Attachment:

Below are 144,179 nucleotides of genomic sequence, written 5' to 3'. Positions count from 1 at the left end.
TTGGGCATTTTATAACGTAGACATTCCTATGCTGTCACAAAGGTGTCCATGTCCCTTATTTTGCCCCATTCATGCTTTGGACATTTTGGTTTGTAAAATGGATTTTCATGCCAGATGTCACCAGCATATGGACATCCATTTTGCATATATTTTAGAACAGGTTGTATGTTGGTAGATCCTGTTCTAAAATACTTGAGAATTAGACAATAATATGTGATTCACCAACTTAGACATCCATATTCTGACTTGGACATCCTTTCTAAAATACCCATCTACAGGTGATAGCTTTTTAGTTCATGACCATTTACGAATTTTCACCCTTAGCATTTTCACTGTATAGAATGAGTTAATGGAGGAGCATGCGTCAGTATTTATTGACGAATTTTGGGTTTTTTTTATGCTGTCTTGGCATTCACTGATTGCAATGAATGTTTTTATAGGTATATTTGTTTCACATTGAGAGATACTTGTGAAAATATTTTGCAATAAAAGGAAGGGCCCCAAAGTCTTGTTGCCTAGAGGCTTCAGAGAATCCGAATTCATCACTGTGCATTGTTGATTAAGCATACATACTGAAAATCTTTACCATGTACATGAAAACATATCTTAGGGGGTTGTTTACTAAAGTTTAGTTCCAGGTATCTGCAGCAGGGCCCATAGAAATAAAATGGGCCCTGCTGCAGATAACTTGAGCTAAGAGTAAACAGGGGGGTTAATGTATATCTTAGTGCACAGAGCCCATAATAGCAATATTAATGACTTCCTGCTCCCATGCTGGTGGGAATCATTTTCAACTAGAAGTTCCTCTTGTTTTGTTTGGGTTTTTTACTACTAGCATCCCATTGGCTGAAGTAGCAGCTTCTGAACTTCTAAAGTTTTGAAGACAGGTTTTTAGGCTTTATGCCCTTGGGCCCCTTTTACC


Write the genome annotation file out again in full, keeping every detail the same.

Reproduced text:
Below are 144,179 nucleotides of genomic sequence, written 5' to 3'. Positions count from 1 at the left end.
TTGGGCATTTTATAACGTAGACATTCCTATGCTGTCACAAAGGTGTCCATGTCCCTTATTTTGCCCCATTCATGCTTTGGACATTTTGGTTTGTAAAATGGATTTTCATGCCAGATGTCACCAGCATATGGACATCCATTTTGCATATATTTTAGAACAGGTTGTATGTTGGTAGATCCTGTTCTAAAATACTTGAGAATTAGACAATAATATGTGATTCACCAACTTAGACATCCATATTCTGACTTGGACATCCTTTCTAAAATACCCATCTACAGGTGATAGCTTTTTAGTTCATGACCATTTACGAATTTTCACCCTTAGCATTTTCACTGTATAGAATGAGTTAATGGAGGAGCATGCGTCAGTATTTATTGACGAATTTTGGGTTTTTTTTATGCTGTCTTGGCATTCACTGATTGCAATGAATGTTTTTATAGGTATATTTGTTTCACATTGAGAGATACTTGTGAAAATATTTTGCAATAAAAGGAAGGGCCCCAAAGTCTTGTTGCCTAGAGGCTTCAGAGAATCCGAATTCATCACTGTGCATTGTTGATTAAGCATACATACTGAAAATCTTTACCATGTACATGAAAACATATCTTAGGGGGTTGTTTACTAAAGTTTAGTTCCAGGTATCTGCAGCAGGGCCCATAGAAATAAAATGGGCCCTGCTGCAGATAACTTGAGCTAAGAGTAAACAGGGGGGTTAATGTATATCTTAGTGCACAGAGCCCATAATAGCAATATTAATGACTTCCTGCTCCCATGCTGGTGGGAATCATTTTCAACTAGAAGTTCCTCTTGTTTTGTTTGGGTTTTTTACTACTAGCATCCCATTGGCTGAAGTAGCAGCTTCTGAACTTCTAAAGTTTTGAAGACAGGTTTTTAGGCTTTATGCCCTTGGGCCCCTTTTACC